What the Papals Say
The whole Pope business, you might argue, should have warned me plainly. I was one of dozens, scores almost, of signatories to a letter sent to the editor of a low-circulation serious newspaper which suggested (mildly enough I thought) that the pontiff, while welcome (the letter, which I had no hand in writing, used that word) to Britain should not perhaps have his visit paid for out of the public purse. Instead of letting such a letter drop like a flat cowpat onto an uncaring field of public indifference, the press decided to publicise it widely and shriekingly to turn it into a great scandal. For some reason they singled me out as the figure most responsible for it and before long I was Fry the anti-catholic, Fry the Pope-basher, Fry the atheistic hate-monger. Weird, worrying and barely sane.
Am I that important? Should a letter to the Guardian in which I was a fractional part have been talked up into a cause célèbre for which I was judged almost uniquely responsible? Should a gamesome conversation in Attitude magazine be blown up into a major controversy that occupies acres of print? Surely I’m just a writer and actor? Just a nobody whose opinion is worth no more than anyone else’s? Indeed isn’t that the whole thrust of the articles written deploring my sillinesses? Bloody luvvie, who does he think he is? Well, then, why publicise and bring my worthless opinions so sharply front and centre? They can’t have it both ways. They pick up otherwise ignored articles, fulminate against them and in doing so accuse me of pushing myself forward! If the mainstream media ignored the frankly insignificant articles in which I appear almost no one would hear of them. All they have to do is ignore me, instead of which they big up everything they can find which involves me and then follow up their irritation with outraged expressions of annoyance at how prevalent I am. Well they are the ones who make me prevalent. It’s all rather potty and in the end all one can do is giggle at such farcical nonsense.
Having said all this I have to repeat my confession. I have literally no idea what has been said about me over the past week. When I say that I do not read papers I mean it. For 12 years I have assiduously avoided them, the British ones at any rate. Occasionally I will see an article online, and during the Pope debacle I was sent jpeg images of a front page which alerted me to the besotted and obsessional problems that the Daily Mail in particular has with me and my existence.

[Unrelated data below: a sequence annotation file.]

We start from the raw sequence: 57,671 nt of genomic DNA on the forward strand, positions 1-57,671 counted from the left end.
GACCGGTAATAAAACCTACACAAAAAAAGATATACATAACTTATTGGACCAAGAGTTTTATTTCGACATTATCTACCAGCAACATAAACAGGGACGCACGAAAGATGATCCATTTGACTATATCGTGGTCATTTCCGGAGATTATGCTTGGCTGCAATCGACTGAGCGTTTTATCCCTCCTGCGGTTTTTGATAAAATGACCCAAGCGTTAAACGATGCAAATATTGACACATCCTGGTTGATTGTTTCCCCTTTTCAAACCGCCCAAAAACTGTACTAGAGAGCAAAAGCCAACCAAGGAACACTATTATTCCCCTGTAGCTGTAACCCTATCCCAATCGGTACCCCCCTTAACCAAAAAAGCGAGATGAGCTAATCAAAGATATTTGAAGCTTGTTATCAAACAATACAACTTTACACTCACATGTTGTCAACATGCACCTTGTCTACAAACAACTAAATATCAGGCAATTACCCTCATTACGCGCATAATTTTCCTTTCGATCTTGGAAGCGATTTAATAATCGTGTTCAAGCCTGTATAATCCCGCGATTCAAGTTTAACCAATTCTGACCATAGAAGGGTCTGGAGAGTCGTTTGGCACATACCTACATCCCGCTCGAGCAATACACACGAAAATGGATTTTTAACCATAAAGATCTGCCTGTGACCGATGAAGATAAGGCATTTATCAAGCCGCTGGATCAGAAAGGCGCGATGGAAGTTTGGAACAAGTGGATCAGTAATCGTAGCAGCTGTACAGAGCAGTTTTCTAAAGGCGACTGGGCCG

I was made aware by wild flutterings in the Twitter dovecots and incessant sympathetic tweets earlier this week (before I hastily disengaged from the service in order to save myself from more unwelcome details), that the press had picked up on the Attitude article and that all kinds of figures had then expatiated on my lunacy and folly in different newspapers over the next few days. And that this was followed by other papers taking the opportunity to give me the damned good kicking that a swine like me so richly deserves.
You may wonder why I duck out of Twitter at such times: well it may seem pusillanimous but it’s really, as I have said, just to avoid being sympathised with or told about an article I would otherwise never have got wind of. I soon enough slink back and before long it’s as if nothing happened. Clears the air. Does good on all sides.
So how do I feel about it all? Well, these hullabaloos tend to follow an established pattern. First outrage, then hurt, next amusement and finally the whole thing is forgotten.
And what do I learn from it? Hm. That’s harder.
- Never ever read any tweets or direct messages sent to you the moment you get wind of a media shit storm brewing
- No more print interviews, Stephen. No matter how small and worthy the publication you can’t be trusted not to say something that will make you look a tit when reproduced elsewhere.
- Pretend you’re a politician and only say things after weighing all the consequences and potential offence caused.
Let’s be honest, I’ll never stick to point 3. I’m probably doomed to lurch from embarrassing moment to embarrassing moment for the rest of my life. Heigh ho.
I write this on an aeroplane bearing me to Los Angeles for my annual date with the Britannias, BAFTA’s American award ceremony, an evening I’ve intermittently hosted over the last decade or so. I suppose there might be British print journalists on the BAFTA red carpet tonight and I suppose I might have to find a way to not to say something monumentally stupid that finds its way back to Britain. If that’s the case … don’t let me know. Agreed? Hurrah. We have a deal.
Sometimes I have to pinch myself. I am sitting on an aeroplane writing a blog which tries to reassure the world that I am quite aware that women enjoy sex. No one can say my life isn’t unpredictable, interesting and … well, Fryish…